13) Crazy Ex-Girlfriend, “That Text Wasn’t Meant for Josh!”
Few shows straddle multiple genres as often or as well as The CW’s Crazy Ex-Girlfriend. When the musical comedy’s well-meaning antiheroine Rebecca (Rachel Bloom) hits her breaking point in this highlight episode, the show struts its hilarious smarts with the ’80s anthem “Textmergency” before swerving into “You Stupid Bitch,” a vicious, show-stopping ballad aimed squarely at Rebecca’s insecurities. Though the delightfully weird “Textmergency” — featuring ghost Steve Jobs, naturally — is perhaps more representative of Crazy Ex-Girlfriend’s screwball strengths, Bloom’s titanic performance on “You Stupid Bitch” cemented the show’s deserved reputation for being truly fearless.
12) The Carmichael Show, “Fallen Heroes”
Watching The Carmichael Show — a deliberate throwback to family sitcoms like All in the Family — feels like gathering around a dinner table where you know that not everyone will agree on everything, but also that no one will leave until everyone’s had a say. One of the series’ best, and riskiest, episodes is this examination of Bill Cosby’s legacy. The tension steadily mounts between Jerrod (creator Jerrod Carmichael) arguing for separating artists from their personal lives and his girlfriend Maxine (Amber Stevens West) writing off Cosby forever. When the episode ends, nothing has quite been resolved — a pretty realistic scenario. Leaving the debate open is a bold move for a sitcom to make, but one that pays off.
11) The X-Files: “Mulder and Scully Meet the Were-Monster”
This funny, haunting highlight of The X-Files’ recent revival was written by Darin Morgan, one of the best TV writers in history. A lizard creature is bitten by a man and begins morphing into a human every full moon, and it finds itself overwhelmed with concerns both prosaic and deeply existential. “I was human again,” muses the lizard. “I went back to work. But now that I had a job, all I could think about was how much I hated my job. But I was too overcome with human fear to quit. How would I pay my bills?” A baffled Mulder has to admit the creature has a point.
10) Transparent, “If I Were a Bell”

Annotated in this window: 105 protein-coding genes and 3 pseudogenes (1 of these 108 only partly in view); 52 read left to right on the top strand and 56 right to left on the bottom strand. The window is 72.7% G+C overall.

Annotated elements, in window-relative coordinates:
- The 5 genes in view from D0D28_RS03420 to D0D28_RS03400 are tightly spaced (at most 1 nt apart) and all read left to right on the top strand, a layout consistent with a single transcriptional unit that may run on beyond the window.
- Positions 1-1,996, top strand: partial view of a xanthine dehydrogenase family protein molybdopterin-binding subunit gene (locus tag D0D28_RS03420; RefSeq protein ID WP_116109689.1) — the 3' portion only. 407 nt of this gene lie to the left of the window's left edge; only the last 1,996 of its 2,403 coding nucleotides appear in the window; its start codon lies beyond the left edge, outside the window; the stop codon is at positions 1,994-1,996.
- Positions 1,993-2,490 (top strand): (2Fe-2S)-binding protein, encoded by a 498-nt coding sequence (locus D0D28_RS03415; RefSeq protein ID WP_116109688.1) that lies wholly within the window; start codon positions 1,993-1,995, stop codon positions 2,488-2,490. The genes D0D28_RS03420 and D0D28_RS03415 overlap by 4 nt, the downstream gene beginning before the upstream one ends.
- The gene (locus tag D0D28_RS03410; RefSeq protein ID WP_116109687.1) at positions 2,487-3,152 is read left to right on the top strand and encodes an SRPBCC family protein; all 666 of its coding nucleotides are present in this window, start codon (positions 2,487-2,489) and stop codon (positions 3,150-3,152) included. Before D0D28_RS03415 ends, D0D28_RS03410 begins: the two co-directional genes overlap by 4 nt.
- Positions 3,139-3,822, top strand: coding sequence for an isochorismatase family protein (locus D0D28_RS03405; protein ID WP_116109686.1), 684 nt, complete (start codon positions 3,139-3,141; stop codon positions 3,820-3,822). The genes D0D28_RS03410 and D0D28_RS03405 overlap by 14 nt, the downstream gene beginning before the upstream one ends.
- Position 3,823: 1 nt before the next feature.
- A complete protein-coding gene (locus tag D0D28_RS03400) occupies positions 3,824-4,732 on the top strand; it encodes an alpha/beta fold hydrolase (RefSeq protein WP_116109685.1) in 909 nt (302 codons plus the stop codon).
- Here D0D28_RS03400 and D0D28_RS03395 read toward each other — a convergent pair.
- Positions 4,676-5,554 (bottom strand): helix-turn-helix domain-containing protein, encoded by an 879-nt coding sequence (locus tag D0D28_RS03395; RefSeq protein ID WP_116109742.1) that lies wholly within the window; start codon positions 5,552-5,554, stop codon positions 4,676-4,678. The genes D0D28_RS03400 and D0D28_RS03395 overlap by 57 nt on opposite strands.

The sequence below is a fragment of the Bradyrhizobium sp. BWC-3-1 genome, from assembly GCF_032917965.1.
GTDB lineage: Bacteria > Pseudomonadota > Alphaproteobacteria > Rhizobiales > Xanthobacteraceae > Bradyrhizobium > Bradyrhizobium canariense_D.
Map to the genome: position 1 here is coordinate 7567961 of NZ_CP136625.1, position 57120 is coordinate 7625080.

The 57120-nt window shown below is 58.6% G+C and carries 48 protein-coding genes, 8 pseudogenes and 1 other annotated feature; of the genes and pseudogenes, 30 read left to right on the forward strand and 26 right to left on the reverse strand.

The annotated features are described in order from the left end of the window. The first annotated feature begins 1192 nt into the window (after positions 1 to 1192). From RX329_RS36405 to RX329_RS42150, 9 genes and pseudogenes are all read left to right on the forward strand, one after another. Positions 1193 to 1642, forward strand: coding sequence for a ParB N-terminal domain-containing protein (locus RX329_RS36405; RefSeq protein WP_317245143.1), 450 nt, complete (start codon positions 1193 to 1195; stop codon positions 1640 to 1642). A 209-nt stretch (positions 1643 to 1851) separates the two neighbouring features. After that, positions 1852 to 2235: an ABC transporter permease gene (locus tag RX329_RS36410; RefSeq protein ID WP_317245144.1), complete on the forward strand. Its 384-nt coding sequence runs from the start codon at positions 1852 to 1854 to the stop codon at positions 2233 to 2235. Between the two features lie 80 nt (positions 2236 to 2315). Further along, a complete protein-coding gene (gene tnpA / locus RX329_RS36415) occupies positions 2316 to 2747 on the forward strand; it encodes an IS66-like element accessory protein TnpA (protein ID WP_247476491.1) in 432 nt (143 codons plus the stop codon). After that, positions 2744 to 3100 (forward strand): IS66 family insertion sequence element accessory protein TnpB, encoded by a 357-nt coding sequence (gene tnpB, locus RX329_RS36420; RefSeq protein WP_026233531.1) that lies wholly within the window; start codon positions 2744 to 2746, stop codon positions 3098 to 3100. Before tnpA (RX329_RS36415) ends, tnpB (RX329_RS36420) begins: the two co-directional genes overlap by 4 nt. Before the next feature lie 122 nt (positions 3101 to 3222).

Transparent’s third season was its most scattered yet, but it still contained incredibly powerful moments. “If I Were a Bell” — featuring Gaby Hoffmann and Michaela Watkins reprising their roles as Maura’s mother and grandmother — brims with them. A compassionate script by Our Lady J goes back to Maura’s childhood, when she (played by a remarkable Sophia Grace Gianna) would escape to the family’s bomb shelter, try on her mother’s nightgowns, and feel a little bit like herself. It’s just as beautiful as it is heartbreaking.
9) Atlanta, “Juneteenth”
Atlanta’s fearless first season was one of the strongest debut TV seasons in recent memory, exploring its characters’ lives and experiences in a way that made it hard to pick one chapter to highlight. But this penultimate episode earned the right to represent Atlanta on this list with its surreal, devastating portrayal of a pretentious Juneteenth party that’s ostensibly meant to celebrate emancipation. As Earn (creator Donald Glover) and his erstwhile girlfriend Van (Zazie Beetz) unravel in tandem after struggling all evening to keep their shit together, you realize with a jolt that you have no idea what’s coming — and how exciting is that?
8) Horace and Pete, “Episode 10”
What was Horace and Pete? A drama? A miniseries? A comedy? The future of television? This dark, impressive season finale argued for all four simultaneously. It flashed back to the sins of the past, to the ways the titular characters had been warped by their parents, then jumped to the present to fill in how they’ve been unable to escape the people they once were. It ended, hauntingly, with violence and then Simon & Garfunkel’s “America.” This, it suggested, was the true legacy of our nation — blood and tears.
7) Girls, “The Panic in Central Park”